In addition to informing students about the history and risks of a bioterror attack, the FBI launched the International Biosecurity and Prevention Forum designed to get experts to discuss how to prevent biosecurity risks; the agency has also helped support fellowships in responsible biotechnology leadership, including at the Synthetic Biology Leadership Excellence Accelerator Program, which Palmer directs. To the FBI, these efforts aren't just important to stave off a bioterror attack—they also protect the biotech community from harmful actors, as well as the parts of the economy based on that technology, Palmer notes.


Individuals and companies in the private sector are stepping up to the responsibility. There are examples of iGEM students acting as white hat biohackers to help biotech companies detect weaknesses in their systems that might enable bioterrorists to get the materials to launch an attack—all in collaboration with the FBI, Palmer says.

"There's the overall sense that the government has acknowledged that it is not necessarily the center of influence in technological development," Palmer says. "We're going to start seeing many more examples of partnerships between the government and the private sector where you wouldn't have necessarily expected them before. People should be willing to give them a chance."

"There's the overall sense that the government has acknowledged that it is not necessarily the center of influence in technological development."

But there's a natural tension between biohackers embedded in fringe communities and government agencies that are traditionally secretive. To Palmer, the key to the collaboration is open communication. So far, it's going well—Palmer says she has been asking the FBI questions about its involvement, what it sees in the field, and why the agency is spending so much time and effort to be involved, and so far she says they have "been willing to have more of those conversations."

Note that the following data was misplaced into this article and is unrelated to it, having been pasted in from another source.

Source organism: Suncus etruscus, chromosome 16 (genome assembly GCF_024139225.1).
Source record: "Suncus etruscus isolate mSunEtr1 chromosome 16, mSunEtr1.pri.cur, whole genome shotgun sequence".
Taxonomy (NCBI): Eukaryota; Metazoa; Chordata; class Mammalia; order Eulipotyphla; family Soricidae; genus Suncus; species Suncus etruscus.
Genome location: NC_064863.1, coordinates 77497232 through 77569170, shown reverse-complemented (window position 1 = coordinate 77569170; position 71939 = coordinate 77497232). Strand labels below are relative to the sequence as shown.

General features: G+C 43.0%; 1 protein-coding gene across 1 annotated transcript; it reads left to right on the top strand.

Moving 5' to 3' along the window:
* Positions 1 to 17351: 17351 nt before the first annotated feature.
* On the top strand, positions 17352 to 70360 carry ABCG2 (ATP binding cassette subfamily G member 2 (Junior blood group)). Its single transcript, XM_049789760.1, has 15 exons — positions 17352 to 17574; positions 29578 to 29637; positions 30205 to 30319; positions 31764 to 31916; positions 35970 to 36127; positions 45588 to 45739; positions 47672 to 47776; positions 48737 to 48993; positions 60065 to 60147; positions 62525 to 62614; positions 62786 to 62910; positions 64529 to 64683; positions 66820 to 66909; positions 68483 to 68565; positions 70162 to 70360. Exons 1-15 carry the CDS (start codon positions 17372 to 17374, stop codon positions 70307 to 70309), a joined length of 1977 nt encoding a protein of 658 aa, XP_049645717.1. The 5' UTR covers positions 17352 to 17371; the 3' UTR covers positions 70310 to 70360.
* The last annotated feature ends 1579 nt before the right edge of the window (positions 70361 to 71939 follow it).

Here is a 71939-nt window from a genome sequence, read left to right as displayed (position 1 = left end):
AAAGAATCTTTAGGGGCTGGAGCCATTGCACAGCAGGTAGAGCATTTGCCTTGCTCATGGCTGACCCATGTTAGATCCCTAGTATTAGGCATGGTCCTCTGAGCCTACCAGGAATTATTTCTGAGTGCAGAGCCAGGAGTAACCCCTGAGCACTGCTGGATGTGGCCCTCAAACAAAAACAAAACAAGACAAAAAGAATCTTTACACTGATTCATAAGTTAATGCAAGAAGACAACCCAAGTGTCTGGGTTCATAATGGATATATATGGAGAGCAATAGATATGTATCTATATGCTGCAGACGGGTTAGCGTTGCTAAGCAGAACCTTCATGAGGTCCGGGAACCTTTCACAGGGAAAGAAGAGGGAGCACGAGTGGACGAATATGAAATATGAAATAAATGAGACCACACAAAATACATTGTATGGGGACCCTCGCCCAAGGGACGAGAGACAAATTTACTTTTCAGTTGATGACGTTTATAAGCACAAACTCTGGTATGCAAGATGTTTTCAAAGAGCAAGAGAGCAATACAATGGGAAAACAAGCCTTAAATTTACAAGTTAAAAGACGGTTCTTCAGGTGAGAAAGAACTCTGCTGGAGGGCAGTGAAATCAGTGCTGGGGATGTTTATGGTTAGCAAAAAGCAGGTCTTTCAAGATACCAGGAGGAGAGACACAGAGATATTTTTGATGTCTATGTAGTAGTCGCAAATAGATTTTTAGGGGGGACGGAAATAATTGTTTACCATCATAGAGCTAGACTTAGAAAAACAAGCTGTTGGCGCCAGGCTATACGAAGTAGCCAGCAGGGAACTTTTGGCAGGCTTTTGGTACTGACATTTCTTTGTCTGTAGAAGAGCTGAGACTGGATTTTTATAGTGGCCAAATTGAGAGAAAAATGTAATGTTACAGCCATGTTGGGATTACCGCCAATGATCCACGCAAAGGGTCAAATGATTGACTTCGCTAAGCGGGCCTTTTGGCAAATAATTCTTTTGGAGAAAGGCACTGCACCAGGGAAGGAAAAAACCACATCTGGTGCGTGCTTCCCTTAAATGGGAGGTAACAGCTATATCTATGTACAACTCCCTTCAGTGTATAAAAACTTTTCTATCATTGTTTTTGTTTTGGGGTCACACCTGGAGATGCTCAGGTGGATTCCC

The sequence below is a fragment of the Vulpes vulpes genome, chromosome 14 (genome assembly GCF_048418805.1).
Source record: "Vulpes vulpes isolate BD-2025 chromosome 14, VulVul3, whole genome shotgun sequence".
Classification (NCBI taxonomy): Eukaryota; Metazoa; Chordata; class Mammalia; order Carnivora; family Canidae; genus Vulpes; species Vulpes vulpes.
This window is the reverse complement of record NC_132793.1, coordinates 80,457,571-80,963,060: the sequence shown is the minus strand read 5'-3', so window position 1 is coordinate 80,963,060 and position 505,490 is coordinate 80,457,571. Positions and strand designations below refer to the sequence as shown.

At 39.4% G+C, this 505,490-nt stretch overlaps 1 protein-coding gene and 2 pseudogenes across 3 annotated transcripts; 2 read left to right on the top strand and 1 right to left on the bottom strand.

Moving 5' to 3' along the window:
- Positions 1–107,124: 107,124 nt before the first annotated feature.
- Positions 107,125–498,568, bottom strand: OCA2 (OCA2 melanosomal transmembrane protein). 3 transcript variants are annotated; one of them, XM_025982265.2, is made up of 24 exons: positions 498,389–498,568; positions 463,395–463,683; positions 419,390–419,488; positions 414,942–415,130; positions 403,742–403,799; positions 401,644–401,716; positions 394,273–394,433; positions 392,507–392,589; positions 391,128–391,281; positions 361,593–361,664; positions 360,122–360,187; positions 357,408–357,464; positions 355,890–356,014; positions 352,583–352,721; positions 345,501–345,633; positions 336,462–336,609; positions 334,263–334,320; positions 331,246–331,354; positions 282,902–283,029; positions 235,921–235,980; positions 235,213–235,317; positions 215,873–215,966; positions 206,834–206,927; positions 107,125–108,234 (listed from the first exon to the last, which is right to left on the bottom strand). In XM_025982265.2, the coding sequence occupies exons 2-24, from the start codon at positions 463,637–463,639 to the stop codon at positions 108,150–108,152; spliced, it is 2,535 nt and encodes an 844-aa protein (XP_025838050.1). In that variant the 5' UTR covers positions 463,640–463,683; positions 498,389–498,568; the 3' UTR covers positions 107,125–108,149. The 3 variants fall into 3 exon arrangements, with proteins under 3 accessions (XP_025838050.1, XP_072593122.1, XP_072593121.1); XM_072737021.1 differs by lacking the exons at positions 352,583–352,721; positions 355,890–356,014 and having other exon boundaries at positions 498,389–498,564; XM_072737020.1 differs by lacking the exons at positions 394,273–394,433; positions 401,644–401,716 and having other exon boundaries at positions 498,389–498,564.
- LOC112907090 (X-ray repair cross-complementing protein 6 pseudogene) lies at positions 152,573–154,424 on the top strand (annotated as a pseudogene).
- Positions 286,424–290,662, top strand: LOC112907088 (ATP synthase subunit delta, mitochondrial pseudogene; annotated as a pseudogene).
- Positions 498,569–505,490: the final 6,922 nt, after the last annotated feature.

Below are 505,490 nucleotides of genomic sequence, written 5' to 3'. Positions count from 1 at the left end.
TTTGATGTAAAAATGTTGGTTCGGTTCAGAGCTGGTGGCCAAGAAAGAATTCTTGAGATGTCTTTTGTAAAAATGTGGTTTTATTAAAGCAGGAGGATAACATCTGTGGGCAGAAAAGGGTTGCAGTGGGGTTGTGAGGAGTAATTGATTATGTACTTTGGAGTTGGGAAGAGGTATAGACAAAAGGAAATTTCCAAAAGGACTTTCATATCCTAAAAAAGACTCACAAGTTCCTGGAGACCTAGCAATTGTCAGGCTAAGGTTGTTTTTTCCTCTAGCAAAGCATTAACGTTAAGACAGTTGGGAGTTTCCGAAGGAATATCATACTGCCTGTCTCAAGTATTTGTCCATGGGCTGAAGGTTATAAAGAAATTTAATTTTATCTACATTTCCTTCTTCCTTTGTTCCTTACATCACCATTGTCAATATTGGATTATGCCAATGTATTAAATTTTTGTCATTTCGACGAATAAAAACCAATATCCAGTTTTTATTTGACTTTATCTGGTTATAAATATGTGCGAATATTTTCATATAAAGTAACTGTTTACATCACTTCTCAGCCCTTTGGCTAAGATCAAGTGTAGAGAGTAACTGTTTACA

Still, the relationship has not yet been tested by what Palmer calls a "triggering event," a situation in which people start getting sick and biologists are suspected to be behind it, or one in which the biologists find that the FBI has been monitoring them just a little too closely. If the relationship doesn't withstand a test like that, the trust between the agency and the community would erode. Communication would break down.

If biologists and federal agents continue to frame biosecurity as a mutual responsibility, that day will never come. "The efforts of individuals within larger organizations can make all the difference in the framing," Palmer says.

So the FBI starts that foundation early. At the iGEM meeting in October, Palmer says, the agency addressed students about the history of bioterror and told them to be aware of suspicious activity. Some kids weren't just inspired to participate, Palmer says—they wanted to be running the conversation. "Lots of these kids may think, 'Well maybe I can be in the FBI, maybe I can be a science advisor to the Department of State,'" Palmer says. "These are people that are trying to cultivate a healthy overall ecosystem of institutions that are working in this space. It's not just 'Us against Them.'"